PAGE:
I crave the road.
And not as a metaphor. I mean that I crave the dusty American highway. I crave the chase of a sunset over the horizon as I cross yet another state border. I crave climbing into my truck amongst the red-rocked Arizona deserts of home, taking off in any which direction I desire….tonight’s bedroom could be anywhere from the boulders of Joshua Tree to the high mountains of the Rockies to lightening bugs in Missouri to the open fields of North Dakota. I crave the idealistic adventures perpetuated by Jack Kerouac and Bob Dylan and J.D.Salinger, infused into my consciousness since I was eleven years old. I crave not knowing where I will watch the sun rise over a steaming cup of tea tomorrow morning — adventure, the unknown, the uninhabited, and a taste of the ideals of a previous generation. Those ideals may not exist in the way they did twenty, fifty, a hundred years ago, yet they are firmly cemented in the way I see the world. In spite of a time defined by modernity, knowing what I yearn for has been lost to an increasingly changing world, I nonetheless crave that intangible, probably gone “open road”–and have set out in search of it.
I think as Americans we all identify with this kind of freedom on some level. The Pioneer Sprit, The Wild West, Manifest Destiny–all those americana keywords we grew up studying in text books, and to some degree carry with us into adulthood. But how to do so in today’s ever shrinking world? Where wilderness includes cell service and once pristine, untouched places are rife with discarded coca-cola cans and plastic bottles?
Without any real answers, at least for me, we just get out there anyway.
Thankfully, for now, this country is still home to a lot of open land. Get a map (a real one, not on your phone), and look at all that green……that is all open, public land. And most of it is still just that……open. This summer, I found myself (and simultaneously lost myself) in these lands–by loading up my little dog, a cooler full of wine and avocados, a stack of books and antiquated ideas, and driving crosscountry–I became the cliche of my 1950’s books. Below is my trip in a few snapshots.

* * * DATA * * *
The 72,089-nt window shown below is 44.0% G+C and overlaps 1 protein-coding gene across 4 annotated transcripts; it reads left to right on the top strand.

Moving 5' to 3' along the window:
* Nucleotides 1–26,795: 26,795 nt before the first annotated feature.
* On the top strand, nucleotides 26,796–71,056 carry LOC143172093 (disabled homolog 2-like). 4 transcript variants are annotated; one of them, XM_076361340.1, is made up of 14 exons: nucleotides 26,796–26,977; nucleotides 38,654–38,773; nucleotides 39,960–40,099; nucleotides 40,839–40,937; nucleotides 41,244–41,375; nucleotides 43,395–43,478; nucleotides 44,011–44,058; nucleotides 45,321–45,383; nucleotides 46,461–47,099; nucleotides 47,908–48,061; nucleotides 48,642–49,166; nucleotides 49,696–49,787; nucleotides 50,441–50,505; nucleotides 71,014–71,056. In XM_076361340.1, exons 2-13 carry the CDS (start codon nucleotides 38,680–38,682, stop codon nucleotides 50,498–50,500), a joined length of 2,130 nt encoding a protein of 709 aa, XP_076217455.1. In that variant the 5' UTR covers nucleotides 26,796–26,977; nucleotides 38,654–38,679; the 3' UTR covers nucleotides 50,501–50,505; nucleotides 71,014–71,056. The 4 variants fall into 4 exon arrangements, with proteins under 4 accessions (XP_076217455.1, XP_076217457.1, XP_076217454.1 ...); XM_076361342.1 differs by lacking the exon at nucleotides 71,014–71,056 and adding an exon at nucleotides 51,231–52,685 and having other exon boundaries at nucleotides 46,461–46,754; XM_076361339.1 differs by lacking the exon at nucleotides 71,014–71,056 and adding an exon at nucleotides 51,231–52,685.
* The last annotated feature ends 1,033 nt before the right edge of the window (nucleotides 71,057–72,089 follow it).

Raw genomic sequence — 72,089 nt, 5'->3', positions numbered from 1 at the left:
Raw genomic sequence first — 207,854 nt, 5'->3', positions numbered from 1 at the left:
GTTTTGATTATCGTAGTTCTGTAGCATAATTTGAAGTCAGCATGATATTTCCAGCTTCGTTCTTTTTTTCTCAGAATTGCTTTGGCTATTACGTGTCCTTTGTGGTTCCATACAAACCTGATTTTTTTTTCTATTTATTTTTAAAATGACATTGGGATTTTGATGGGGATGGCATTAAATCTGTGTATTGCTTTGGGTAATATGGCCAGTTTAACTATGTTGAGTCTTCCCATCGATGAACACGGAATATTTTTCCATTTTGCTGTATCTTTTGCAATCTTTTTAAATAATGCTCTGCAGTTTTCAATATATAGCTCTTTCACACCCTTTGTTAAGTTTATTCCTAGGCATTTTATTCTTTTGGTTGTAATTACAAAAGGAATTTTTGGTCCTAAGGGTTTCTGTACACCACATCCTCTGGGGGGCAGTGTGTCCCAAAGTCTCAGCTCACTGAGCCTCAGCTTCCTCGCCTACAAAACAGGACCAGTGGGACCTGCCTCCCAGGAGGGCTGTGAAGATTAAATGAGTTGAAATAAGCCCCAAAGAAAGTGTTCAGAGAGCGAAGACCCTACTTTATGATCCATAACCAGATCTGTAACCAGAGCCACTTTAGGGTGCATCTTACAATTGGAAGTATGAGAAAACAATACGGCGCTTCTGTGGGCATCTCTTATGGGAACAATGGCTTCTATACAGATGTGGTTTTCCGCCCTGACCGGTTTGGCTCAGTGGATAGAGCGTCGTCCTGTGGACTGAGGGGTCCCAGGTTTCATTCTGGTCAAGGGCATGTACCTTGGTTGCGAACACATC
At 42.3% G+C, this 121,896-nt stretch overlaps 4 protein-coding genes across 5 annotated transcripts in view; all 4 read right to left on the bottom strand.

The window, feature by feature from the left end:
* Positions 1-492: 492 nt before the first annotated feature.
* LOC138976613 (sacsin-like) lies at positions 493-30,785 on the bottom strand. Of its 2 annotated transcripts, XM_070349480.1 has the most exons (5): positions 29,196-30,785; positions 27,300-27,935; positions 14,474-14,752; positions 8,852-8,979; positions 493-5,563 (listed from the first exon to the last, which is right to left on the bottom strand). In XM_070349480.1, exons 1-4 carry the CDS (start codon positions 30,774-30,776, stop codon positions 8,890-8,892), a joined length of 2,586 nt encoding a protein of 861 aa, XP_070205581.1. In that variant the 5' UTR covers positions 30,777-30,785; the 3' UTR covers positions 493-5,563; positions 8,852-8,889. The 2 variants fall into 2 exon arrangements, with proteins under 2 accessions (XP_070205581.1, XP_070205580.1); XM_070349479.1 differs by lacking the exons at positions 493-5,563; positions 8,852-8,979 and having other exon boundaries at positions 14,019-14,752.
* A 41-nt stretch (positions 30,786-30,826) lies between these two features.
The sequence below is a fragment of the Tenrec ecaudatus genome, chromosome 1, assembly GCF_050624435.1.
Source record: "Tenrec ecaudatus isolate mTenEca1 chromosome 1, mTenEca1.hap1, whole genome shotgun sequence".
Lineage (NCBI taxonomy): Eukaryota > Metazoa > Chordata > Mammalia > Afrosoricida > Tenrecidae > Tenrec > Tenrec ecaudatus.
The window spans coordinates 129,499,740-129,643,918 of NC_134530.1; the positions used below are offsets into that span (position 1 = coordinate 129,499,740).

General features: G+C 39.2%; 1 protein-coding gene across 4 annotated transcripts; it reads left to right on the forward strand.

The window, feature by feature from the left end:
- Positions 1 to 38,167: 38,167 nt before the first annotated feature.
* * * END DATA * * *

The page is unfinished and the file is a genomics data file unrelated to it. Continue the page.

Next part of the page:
And for those with the time, the energy, the booze, the nostalgia, and the need for a semi-unplanned drive across our still beautiful country–do it. As you follow the black pavement and dashed yellow lines running seemingly endless, tantalizing and encouraging you to join in their journey into the depths of that fading evening light, you will find both answers and questions. And there is nowhere else to find them, but the open road.
And so this summer, from west to east and back again, I spent the majority of my time alone (apart from the pup). I had held the notion that such a trip would be not only a journey of place but also of people–however I came to realize that either that idea is wrong, or gone, or I am as inward of a person as I always thought. Romantic (perhaps childish?) ideas of simply venturing into the unknown and jostling into people and experiences along the away is not the reality–at least not anymore or not for me. We are no longer forced to interact with strangers; never once did I need to stop and ask for directions, nor stop to ask for a good place to sleep or park my car for the night, nor ask for the nearest grocery store or best place to grab a midday drink. The trip was both easy and disappointing because of an overarching, intruding sense of disconnected-connectedness.
I was never truly lost, never felt truly scared, never felt completely unsure. And isn’t that part of the allure? Isn’t the unknown supposed to be just that, unknown? I realized with a sharp tinge of loss that the strong-held beliefs of every preceding century, the notion that “adventure is out there,” is largely lost. Where to find that sense of wonder, sense of nervousness, the rush of adrenaline, in an age that allows for wifi from my tent? We are now forced to find it in, and for, ourselves– to make a commitment to disconnect and to get completely lost, which by our nature is hard to do. We now must chose the harder path, and seek out the challenge in a way that our parents, grandparents, and ancestors did not have to chose because that was just life.
However, although I feel this loss deeply, I did end up finding truth on the road. I think now, more than ever, that the past will always seem as the better, more wild, more real times–but it is simply progress, and the way every generation has and will always feel.
And in actuality, I did find what I sought; all the angst, the love, the beauty, the confusion, the simplicity, the challenge, and the life. I did get lost, and I did feel scared, and I wasn’t always so sure…..just not in the way I had envisioned. The challenge will forever be out there, we just have to decide for ourselves–decide to follow those dashed yellow lines as they disappear beyond the horizon into yet another day, another day on the uncertain and still open road.